While most comments will be posted if they are on-topic and not abusive, moderating decisions are subjective. We will make them as carefully and consistently as we can. Because of the volume of reader comments, we cannot review individual moderation decisions with readers.
We value thoughtful comments representing a range of views that make their point quickly and politely. We make an effort to protect discussions from repeated comments either by the same reader or different readers.
We follow the same standards for taste as the daily newspaper. A few things we won't tolerate: personal attacks, obscenity, vulgarity, profanity (including expletives and letters followed by dashes), commercial promotion, impersonations, incoherence, proselytizing and SHOUTING. Don't include URLs to Web sites.
We do not edit comments. They are either approved or deleted. We reserve the right to edit a comment that is quoted or excerpted in an article. In this case, we may fix spelling and punctuation.
We welcome strong opinions and criticism of our work, but we don't want comments to become bogged down with discussions of our policies and we will moderate accordingly.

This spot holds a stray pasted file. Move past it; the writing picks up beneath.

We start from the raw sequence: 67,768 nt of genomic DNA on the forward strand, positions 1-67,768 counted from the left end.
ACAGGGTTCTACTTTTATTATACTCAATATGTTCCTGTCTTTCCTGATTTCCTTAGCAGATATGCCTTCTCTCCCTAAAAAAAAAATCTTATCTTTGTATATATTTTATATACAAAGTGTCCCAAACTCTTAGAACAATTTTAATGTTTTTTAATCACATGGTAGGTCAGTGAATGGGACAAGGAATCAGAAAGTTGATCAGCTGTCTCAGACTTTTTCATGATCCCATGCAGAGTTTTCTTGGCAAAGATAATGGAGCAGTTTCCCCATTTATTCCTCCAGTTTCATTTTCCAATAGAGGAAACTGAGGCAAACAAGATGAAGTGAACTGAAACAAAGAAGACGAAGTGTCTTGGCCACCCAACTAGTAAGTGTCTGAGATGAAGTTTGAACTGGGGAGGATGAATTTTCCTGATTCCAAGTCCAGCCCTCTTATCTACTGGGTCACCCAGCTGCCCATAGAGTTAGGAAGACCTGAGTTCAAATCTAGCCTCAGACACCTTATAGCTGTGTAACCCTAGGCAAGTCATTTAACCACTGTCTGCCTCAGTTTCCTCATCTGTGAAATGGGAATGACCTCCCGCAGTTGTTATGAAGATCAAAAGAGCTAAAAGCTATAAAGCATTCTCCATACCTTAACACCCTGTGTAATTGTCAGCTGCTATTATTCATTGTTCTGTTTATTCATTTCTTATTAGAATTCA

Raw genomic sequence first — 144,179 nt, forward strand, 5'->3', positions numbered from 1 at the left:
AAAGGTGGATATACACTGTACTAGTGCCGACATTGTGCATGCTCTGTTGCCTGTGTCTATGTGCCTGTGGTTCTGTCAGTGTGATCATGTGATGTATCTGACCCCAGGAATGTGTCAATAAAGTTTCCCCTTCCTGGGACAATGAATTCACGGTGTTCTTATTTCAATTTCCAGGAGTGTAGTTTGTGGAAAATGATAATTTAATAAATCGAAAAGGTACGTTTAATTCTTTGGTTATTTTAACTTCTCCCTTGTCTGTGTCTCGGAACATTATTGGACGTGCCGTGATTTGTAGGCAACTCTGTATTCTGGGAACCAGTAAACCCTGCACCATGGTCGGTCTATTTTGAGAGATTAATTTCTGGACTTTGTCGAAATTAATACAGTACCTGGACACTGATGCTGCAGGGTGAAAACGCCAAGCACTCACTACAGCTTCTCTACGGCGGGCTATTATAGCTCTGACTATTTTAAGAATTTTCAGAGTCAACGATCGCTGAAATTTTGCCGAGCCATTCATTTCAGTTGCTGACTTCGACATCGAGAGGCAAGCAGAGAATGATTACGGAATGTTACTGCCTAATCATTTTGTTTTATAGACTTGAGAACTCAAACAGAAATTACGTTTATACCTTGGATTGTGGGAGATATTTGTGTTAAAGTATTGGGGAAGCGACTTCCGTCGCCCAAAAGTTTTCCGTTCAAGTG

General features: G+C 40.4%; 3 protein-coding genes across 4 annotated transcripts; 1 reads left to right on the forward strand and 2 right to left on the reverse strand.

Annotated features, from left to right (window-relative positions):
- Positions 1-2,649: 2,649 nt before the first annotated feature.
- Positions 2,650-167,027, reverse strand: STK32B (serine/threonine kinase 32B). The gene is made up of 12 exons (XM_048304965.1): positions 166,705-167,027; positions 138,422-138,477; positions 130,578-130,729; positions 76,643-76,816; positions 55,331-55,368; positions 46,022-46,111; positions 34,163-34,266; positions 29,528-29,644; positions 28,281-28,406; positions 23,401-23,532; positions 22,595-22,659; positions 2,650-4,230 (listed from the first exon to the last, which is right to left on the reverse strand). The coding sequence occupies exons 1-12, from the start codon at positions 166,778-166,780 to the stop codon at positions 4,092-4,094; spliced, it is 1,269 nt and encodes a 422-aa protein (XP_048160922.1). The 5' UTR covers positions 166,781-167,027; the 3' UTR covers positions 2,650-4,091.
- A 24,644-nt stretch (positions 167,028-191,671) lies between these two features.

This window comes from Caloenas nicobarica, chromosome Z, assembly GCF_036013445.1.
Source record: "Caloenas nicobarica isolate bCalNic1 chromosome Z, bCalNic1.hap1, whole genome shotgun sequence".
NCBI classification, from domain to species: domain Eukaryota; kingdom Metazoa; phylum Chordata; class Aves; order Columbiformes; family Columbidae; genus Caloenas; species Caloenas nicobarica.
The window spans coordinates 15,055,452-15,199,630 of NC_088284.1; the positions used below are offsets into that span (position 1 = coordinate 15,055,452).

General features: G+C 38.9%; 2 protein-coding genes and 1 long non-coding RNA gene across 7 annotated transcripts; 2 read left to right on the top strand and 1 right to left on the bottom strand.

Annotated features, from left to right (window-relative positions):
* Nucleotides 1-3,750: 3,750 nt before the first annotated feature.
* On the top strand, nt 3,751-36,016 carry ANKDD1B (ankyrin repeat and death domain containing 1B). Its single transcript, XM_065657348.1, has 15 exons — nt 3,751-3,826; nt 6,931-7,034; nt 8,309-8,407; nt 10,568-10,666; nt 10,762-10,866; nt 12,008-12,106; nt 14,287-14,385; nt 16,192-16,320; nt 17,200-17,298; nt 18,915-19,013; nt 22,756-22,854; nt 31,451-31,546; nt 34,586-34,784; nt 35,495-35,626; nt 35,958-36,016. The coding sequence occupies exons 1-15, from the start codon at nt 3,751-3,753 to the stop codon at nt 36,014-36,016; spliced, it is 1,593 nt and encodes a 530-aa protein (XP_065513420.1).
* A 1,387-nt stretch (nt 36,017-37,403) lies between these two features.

We appreciate it when readers and people quoted in articles or blog posts point out errors of fact or emphasis and will investigate all assertions. But these suggestions should be sent via e-mail. To avoid distracting other readers, we won't publish comments that suggest a correction. Instead, corrections will be made in a blog post or in an article.
- Police respond to Glassport domestic report; find guns, drugs
- District to operate Duquesne after-school program
- PSU’s McKeesport campus nets $1.4M federal grant
- Homestead sets fee for renting antenna space
- East McKeesport officers to receive paid training
- West Mifflin Area to celebrate newest graduate’s life, legacy
- Sewer system lease could dissolve McKeesport’s municipal authority
- McKeesport, school district shore up safety at dangerous intersection
- Homestead residents to get emergency alerts from borough in 2016
- Casey calling for Medicare Part B freeze
- Habitat for Humanity of Greater Pittsburgh to rehab East McKeesport home